December 22, 2010
Developing a wind farm—groups of wind turbines used to produce electricity from wind power—is a challenging process and usually takes several years from inception to construction, and requires workers in many different occupations.
Professional occupations in the wind energy industry include engineers, scientists, and logisticians. Aerospace engineers, for example, design, test, and supervise the manufacture of turbine blades and rotors, and conduct aerodynamics assessments, while atmospheric scientists (or meteorologists) monitor the atmosphere around a potential project to ensure that there is adequate wind to produce electricity.
Workers in construction occupations build and repair roads, buildings, and other structures. Construction occupations in the wind energy industry include laborers, electricians, and equipment operators.
By operating machines and other equipment, workers in production occupations assemble goods and distribute energy. Production occupations in the wind energy industry include machinists, machine tool operators, assemblers, and inspectors.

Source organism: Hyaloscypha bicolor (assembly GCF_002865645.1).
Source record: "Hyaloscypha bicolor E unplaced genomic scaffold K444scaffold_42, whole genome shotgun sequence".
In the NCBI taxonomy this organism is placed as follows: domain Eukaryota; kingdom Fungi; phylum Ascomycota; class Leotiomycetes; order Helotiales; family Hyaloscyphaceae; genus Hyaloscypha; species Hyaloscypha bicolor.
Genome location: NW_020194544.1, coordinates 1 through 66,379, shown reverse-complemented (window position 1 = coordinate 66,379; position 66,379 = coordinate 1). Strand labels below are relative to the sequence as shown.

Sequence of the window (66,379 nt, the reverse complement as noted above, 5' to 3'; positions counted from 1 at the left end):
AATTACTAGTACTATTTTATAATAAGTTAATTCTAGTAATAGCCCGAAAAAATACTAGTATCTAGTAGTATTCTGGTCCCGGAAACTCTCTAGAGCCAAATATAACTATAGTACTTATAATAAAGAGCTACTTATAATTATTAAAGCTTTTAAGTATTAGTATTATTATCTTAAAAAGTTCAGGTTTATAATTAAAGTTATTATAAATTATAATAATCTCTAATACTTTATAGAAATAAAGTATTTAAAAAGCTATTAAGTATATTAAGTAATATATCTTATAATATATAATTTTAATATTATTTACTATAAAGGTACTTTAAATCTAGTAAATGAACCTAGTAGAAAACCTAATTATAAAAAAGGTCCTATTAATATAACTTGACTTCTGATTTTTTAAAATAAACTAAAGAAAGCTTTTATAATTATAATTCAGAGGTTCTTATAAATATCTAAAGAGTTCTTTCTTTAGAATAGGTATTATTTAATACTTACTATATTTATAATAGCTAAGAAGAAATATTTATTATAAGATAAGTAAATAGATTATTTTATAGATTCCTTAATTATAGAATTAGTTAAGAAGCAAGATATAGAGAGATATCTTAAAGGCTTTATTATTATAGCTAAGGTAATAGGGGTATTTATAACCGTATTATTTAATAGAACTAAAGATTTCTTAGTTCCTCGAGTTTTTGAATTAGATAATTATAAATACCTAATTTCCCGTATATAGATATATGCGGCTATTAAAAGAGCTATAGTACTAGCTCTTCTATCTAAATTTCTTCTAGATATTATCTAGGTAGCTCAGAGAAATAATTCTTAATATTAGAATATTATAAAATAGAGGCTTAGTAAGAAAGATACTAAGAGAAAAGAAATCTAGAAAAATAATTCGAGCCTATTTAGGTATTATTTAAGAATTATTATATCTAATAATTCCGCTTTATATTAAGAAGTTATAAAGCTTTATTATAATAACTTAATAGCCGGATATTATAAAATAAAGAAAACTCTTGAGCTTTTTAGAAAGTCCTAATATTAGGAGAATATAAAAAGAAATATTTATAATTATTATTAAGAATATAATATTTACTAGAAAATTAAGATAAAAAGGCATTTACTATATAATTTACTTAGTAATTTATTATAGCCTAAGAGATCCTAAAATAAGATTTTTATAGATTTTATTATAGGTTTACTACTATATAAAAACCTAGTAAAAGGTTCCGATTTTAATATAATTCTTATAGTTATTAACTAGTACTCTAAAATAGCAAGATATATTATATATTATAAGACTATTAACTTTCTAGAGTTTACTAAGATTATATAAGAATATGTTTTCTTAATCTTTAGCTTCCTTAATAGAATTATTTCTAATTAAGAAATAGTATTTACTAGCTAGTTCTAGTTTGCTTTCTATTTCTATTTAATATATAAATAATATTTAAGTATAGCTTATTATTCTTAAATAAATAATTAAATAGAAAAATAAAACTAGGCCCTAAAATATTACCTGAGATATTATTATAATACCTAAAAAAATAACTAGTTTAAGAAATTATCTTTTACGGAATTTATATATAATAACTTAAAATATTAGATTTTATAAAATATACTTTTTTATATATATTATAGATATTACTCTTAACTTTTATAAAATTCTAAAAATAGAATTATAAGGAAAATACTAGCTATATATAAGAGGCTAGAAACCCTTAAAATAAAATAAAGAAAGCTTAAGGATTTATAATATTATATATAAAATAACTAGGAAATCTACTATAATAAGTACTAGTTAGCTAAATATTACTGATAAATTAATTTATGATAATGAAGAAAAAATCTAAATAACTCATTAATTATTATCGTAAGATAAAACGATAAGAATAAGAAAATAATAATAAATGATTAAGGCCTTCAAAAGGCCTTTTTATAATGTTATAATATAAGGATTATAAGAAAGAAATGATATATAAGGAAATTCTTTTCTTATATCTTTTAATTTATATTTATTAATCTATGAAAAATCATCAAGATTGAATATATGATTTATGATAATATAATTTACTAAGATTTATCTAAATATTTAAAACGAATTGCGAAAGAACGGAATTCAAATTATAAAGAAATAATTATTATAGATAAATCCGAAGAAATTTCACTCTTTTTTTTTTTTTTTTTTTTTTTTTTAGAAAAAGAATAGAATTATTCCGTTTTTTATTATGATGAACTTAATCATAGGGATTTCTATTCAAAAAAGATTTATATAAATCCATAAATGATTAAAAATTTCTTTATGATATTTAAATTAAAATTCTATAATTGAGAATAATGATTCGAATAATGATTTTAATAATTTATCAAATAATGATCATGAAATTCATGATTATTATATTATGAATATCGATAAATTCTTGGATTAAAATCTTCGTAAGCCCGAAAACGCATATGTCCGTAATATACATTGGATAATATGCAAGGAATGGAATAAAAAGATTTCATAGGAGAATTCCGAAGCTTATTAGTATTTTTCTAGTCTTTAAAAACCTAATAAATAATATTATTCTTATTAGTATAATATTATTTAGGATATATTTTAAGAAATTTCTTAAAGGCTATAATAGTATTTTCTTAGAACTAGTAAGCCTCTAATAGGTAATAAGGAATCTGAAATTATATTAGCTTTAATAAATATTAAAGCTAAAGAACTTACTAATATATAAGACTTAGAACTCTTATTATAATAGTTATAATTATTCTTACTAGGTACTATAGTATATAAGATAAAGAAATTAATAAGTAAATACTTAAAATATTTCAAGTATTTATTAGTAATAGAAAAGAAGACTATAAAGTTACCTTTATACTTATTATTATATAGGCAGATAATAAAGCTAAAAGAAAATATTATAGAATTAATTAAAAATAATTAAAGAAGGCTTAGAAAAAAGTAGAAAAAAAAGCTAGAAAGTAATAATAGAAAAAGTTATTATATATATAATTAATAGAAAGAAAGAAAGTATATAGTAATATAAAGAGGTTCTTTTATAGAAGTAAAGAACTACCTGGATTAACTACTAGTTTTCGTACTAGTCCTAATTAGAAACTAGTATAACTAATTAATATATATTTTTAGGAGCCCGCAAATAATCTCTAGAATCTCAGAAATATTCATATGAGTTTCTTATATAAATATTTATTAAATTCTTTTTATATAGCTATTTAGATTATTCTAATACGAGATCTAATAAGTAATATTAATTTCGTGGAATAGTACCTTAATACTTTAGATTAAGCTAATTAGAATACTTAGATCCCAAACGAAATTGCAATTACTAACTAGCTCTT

Workers in transportation occupations move people and materials. Transportation occupations in the wind energy industry include truck drivers and crane operators.
Earnings data in this article are from the Occupational Employment Statistics program. For more information, see "Careers in wind energy," by Drew Liming and James Hamilton, Occupational Outlook Quarterly, Winter 2010. The Bureau of Labor Statistics does not currently publish wage data specific to the wind energy industry. The chart shows the median annual wage (across all industries) of the occupations described.
Bureau of Labor Statistics, U.S. Department of Labor, The Editor's Desk, Careers in wind energy on the Internet at http://www.bls.gov/opub/ted/2010/ted_20101222.htm (visited December 08, 2013).
This edition of Spotlight on Statistics examines labor productivity trends from 2000 through 2010 for selected industries and sectors within the nonfarm business sector of the U.S. economy. Read more »